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This week was my daughters birthday party. She isn't much of a cake fan, but give her a donut and she's super excited. See below for a quick 'cake' idea we came up with.
On a completely different note, when we're thinking about food plating it's often the sauce component (or the lack of one altogether!) that can bring down a meal in the presentation department. I enjoyed looking back at an older video, about how a simple pea puree can be used to enhance the presentation of a meal!
In this issue:
- What’s in the pipeline? - How to Plate Salad
- Inspiration from my kitchen - Donut 'Cake'
- Older video throwback - Pea Puree
What's in the Pipeline?
I've had a few people ask me recently for a video about how to plate salads.
Salads can be a really great way to show off your creative side, and they're a great make ahead entrée option too. But so often they end up looking rather boring because we default to throwing them together in a hurry...
There are so many different colourful and exciting ingredients you can use to make salads. They definitely don't need to look boring! Adding a delicious dressing is a must. With a few simple tweaks you can end up with a tasty and beautiful looking side dish or even a course on it's own.
I've been having a little play around, and will show you in the next video how you can create a classy individually plated salad.
I'm looking forward to sharing this video with you next week.
Inspiration from my Kitchen - Donut 'Cake'
As I said in the introduction to this newsletter, my daughter isn't much of a cake fan. In fact, more often than not she will eat the icing and leave the cake! So with a few friends coming around to celebrate, and not too much time to get creative, I decided to make a few donuts - her absolute favourite thing ever!
We often think of donuts as being something tricky to make, but in actual fact if you can make a bread dough - you're over half way there. Usually a donut dough is enriched with the addition of egg and butter, and of course sweetened with a bit of sugar. Once it has risen, you shape the donut balls and deep fry them. That's the hard part done.
I had fun decorating these with a teal blue coloured white chocolate ganache and sprinkles. Then I towered them up, added some candles and spilt a few extra sprinkles on the plate. We had a birthday 'cake' to celebrate with! Look at all those hands... grabbing every last sprinkle off the cake plate!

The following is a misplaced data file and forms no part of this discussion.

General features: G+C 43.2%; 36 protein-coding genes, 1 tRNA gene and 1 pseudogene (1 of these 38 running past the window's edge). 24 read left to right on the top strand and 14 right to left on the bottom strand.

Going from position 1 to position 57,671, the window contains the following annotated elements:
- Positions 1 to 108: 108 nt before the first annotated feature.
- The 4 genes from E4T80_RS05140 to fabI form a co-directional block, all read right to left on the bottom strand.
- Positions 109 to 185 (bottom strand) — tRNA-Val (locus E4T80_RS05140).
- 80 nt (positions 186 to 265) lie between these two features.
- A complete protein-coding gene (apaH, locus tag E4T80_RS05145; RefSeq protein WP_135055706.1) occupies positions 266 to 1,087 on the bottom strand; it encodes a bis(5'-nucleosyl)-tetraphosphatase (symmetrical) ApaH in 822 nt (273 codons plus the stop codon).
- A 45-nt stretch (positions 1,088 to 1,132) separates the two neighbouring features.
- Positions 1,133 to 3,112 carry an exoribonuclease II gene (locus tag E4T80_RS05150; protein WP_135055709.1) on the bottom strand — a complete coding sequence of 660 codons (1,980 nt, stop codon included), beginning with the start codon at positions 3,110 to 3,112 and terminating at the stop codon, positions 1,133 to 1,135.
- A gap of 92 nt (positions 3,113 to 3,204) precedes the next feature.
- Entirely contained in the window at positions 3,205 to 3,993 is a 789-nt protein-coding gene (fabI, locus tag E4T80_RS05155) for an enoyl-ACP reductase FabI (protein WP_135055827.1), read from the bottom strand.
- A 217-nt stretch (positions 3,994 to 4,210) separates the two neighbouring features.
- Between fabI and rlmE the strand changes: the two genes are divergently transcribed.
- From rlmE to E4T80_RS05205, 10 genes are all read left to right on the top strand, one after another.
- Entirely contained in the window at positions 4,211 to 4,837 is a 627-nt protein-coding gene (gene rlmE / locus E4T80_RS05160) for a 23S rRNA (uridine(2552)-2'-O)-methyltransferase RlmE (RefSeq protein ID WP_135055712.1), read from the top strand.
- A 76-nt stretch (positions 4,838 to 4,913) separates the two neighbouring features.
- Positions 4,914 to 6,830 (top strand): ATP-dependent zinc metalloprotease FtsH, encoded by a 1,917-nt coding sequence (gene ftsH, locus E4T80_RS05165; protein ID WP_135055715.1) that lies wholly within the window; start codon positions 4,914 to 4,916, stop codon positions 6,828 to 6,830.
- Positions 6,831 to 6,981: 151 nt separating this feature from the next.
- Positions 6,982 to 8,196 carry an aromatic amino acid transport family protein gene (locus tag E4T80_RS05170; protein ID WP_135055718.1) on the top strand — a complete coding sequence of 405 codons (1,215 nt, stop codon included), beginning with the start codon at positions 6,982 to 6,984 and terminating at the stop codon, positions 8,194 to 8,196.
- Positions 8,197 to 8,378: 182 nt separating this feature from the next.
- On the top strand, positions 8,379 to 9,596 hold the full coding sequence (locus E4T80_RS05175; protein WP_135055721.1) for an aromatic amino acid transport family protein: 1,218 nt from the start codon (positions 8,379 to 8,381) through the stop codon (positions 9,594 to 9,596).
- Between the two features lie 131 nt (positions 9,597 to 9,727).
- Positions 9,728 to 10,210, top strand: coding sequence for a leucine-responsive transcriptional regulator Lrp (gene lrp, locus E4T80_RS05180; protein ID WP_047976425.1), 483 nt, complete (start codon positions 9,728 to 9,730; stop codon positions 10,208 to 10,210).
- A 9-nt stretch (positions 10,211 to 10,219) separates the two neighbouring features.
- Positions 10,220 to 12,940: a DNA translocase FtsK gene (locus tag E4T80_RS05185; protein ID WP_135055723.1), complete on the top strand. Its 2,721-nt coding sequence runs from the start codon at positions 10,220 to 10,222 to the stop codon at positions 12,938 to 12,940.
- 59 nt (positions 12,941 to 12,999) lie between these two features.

Do you think we should make a video about how to make and present simple homemade donuts? Let me know by replying to this email.
- 125g (4 oz) buttermilk (at room temperature)
- 15g (1/2 oz) butter, soft
- 1 egg
- 250g (8 oz) bakers flour
- 1.5 tsp yeast
- 1/4 tsp salt
- 30g (1 oz) caster sugar
- Place the buttermilk and butter into the mixing bowl of a stand mixer (with the paddle attachment) and mix together for about a minute.
- Add the egg and continue mixing until it is completely mixed through.
- Change the paddle to a dough hook, and add the yeast, flour, caster sugar and salt. (It is important to add these ingredients in this order.)
- Mix for about 4 minutes until it has come together as a dough and has been well kneaded.
- Place the dough into a greased bowl or wrap in a silicone mat and leave to prove until it has doubled in size.
- Once the dough has proved, knock it down on a lightly floured surface and roll into a long sausage.
- Cut into 12 equal pieces. (You can weigh these out if you want to be precise.)
- Roll each piece into a ball, then dip your index fingers into some flour and push one right through the middle of the ball. Use the other finger to help stretch the central circle out.
- Leave on a mat for a further 15 minutes.
- While the donuts are proving for the final time, warm up some oil in a small pot or use a deep fryer if you have one. I just use a small pot about half filled with oil. You need to warm it to about 85 degrees Celsius or 175 degrees Fahrenheit. (If the oil is too hot your donuts will very quickly colour on the outside, but still be raw on the inside.)
- When the oil is ready, carefully add 2 or 3 donuts at a time. Turn them over a few times as they begin to colour. Depending on their size they should take roughly 5 minutes to cook through.
- You can roll them in cinnamon sugar (approximately 1 teaspoon of cinnamon mixed with 1 cup of granulated white sugar) as soon as you take them out of the oil, or leave them to cool and dip them in a chocolate ganache and decorate with sprinkles.
Video Throwback - Pea Puree
Often it's the sauce component that can bring down our plating game. Sauces are such a great way to enhance food presentation, and they're so much easier to make than they seem!
This older video shows how I make a basic pea puree and use it to plate 3 different meals. You can experiment with lots of different vegetables to make a variety of different coloured purees too.
Have you made a puree before? What are some of your favourites?